Spies! Encryption! We're starting to get into some serious Homeland territory now!

Payton has received approval to attend a few Saints-related events, like the game in October where quarterback Drew Brees broke Johnny Unitas' record of 47 straight games with a touchdown pass. But he's required to report any NFL-related contact to the league, even if it's accidental.

So what does a coach do when he can't coach? Well, golf, of course. But also: coach. Payton has served as offensive coordinator for his son's sixth-grade team, which is sort of like LeBron James taking a year off to play church league basketball. His reinstatement is contingent on commissioner Roger Goodell's approval, which is reason enough to keep Payton on the straight-and-narrow for 2012.

Still, even though there is no evidence to support any kind of cloak-and-dagger spy gaming going on here, we'll continue to hope that there's both smoke and fire. Makes the NFL even more interesting. Shame HBO didn't jump on this story earlier. This would've made for the best season of "Hard Knocks" ever.

Related video from Yahoo! Sports:

View Comments (119)
  • Jaromir Jagr scores two goals to lead Panthers past Senators 4-2

    Jaromir Jagr scores two goals to lead Panthers past Senators 4-2

    The Ottawa Senators have gone from nearly unbeatable to beaten. Jaromir Jagr had two goals and Dan Ellis made 25 saves on Sunday as the Florida Panthers defeated the Senators 4-2, handling them their third straight loss after a stretch that saw … More »

    The Canadian Press - 4 minutes 24 seconds ago
  • Nadal crashes out in Miami, Murray wins

    Nadal crashes out in Miami, Murray wins

    By Simon Evans MIAMI (Reuters) - A struggling and edgy Rafa Nadal crashed out of the Miami Open in the third round on Sunday, losing 6-4 2-6 6-3 to fellow Spaniard Fernando Verdasco. The 31-year-old Verdasco, who is ranked 34th in the world, has … More »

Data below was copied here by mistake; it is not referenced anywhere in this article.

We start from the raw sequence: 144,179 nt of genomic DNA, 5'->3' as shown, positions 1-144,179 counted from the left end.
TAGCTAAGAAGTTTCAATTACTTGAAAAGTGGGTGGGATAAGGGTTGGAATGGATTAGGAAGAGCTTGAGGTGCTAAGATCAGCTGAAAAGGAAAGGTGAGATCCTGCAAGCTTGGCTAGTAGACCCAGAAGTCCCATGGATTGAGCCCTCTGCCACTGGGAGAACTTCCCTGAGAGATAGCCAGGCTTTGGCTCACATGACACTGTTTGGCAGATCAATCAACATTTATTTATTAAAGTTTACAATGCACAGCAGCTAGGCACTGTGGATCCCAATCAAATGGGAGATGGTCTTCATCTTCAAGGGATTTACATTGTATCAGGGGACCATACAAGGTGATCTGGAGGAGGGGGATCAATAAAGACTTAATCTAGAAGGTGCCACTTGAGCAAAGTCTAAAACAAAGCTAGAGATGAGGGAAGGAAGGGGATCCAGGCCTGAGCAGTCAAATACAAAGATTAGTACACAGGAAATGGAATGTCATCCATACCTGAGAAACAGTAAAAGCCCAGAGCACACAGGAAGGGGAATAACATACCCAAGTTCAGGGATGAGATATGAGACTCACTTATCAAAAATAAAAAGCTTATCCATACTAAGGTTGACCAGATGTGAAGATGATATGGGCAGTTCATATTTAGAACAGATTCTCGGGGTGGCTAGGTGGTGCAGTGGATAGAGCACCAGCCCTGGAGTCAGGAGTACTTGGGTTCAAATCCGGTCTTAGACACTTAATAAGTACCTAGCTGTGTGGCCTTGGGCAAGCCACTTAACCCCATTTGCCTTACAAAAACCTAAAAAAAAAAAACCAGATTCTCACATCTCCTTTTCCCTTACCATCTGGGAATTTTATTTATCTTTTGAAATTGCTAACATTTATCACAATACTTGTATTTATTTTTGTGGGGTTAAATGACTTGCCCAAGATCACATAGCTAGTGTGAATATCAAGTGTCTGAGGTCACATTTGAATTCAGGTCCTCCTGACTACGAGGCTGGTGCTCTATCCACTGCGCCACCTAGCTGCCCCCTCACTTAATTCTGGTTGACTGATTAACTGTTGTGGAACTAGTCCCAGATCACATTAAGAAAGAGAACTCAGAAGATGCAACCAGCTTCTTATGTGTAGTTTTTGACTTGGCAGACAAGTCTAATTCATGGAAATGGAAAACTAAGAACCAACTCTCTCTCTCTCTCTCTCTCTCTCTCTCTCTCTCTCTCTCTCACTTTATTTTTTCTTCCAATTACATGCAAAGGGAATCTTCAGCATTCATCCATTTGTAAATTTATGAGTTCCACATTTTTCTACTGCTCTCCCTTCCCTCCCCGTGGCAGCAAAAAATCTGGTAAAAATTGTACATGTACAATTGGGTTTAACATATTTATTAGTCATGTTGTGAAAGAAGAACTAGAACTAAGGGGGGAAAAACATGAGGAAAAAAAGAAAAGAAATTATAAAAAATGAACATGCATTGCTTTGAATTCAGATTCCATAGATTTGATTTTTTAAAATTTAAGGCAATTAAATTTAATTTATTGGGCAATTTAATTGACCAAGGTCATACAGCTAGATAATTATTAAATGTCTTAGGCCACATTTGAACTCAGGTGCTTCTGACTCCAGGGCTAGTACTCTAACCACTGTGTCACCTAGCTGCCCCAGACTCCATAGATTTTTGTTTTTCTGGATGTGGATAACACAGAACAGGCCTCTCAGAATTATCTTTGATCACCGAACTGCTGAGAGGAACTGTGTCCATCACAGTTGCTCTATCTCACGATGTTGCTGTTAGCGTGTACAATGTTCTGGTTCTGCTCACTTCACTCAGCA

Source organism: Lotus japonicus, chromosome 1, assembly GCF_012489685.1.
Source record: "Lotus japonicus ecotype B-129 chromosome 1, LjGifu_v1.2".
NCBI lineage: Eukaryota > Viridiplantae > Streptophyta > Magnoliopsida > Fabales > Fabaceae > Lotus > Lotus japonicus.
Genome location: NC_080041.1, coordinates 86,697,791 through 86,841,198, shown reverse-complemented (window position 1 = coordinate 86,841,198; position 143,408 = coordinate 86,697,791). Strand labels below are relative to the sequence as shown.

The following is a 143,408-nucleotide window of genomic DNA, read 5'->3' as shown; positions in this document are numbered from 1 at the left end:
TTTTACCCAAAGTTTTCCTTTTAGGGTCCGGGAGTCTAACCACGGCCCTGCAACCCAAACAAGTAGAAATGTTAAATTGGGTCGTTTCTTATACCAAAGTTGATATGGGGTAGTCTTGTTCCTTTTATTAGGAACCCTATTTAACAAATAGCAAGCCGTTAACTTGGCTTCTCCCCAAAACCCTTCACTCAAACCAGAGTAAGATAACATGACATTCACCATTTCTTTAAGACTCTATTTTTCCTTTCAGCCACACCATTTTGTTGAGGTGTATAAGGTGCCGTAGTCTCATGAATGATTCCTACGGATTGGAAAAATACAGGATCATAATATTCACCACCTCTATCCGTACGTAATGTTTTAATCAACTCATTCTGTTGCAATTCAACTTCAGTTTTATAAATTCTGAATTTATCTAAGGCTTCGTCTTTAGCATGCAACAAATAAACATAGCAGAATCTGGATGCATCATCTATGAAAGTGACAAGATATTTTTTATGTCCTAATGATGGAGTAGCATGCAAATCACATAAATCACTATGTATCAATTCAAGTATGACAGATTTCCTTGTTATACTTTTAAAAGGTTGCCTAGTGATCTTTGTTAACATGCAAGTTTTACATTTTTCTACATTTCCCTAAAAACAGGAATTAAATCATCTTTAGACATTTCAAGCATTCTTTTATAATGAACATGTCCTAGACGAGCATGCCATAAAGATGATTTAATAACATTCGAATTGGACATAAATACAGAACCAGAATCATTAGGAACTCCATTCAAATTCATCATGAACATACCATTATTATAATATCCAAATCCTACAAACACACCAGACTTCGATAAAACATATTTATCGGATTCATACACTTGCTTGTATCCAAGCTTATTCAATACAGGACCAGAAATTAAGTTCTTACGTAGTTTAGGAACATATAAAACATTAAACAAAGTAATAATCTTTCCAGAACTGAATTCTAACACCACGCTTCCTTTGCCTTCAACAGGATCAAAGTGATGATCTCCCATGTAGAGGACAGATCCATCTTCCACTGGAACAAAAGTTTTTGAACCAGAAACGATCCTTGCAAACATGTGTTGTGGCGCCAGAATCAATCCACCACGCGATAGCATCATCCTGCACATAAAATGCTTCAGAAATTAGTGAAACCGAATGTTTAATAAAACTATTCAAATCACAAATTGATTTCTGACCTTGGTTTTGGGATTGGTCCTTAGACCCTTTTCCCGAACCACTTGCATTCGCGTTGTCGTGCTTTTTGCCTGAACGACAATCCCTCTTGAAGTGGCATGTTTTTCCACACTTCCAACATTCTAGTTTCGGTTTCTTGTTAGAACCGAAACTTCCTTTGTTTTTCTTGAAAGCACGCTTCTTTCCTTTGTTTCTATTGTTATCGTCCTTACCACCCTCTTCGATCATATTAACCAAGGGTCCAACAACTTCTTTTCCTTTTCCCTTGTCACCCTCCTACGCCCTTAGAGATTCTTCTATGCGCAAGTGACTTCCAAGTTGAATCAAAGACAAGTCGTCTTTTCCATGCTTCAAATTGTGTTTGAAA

Reuters - 5 minutes ago
  • Clippers beat Celtics 119-106 for 7th straight win

    Clippers beat Celtics 119-106 for 7th straight win

    J.J. Redick scored 27 points, Chris Paul had 21 points and 10 assists, and the Los Angeles Clippers beat the Boston Celtics 119-106 on Sunday for their seventh consecutive win. Blake Griffin had 21 points and nine rebounds for Los Angeles, which … More »

    AP - Sports - 6 minutes ago
  • UPDATE 3-Tennis-Nadal crashes out in Miami, Murray wins

    * Verdasco prevails in three sets * Murray wins 499th ATP Tour match (Adds quotes) By Simon Evans MIAMI, March 29 (Reuters) - A struggling and edgy Rafa Nadal crashed out of the Miami Open in the third round on Sunday, losing 6-4 2-6 6-3 to … More »

    Reuters - 14 minutes ago
  • Final Four teams have Indy history

    Final Four teams have Indy history

    Kentucky, Wisconsin, Duke and Michigan State have all played in prior Final Fours in Indianapolis. Yahoo Sports' Evan Doherty takes a look at the teams' ties to this year's championship site. … More »

    Yahoo Sports Videos - 15 minutes ago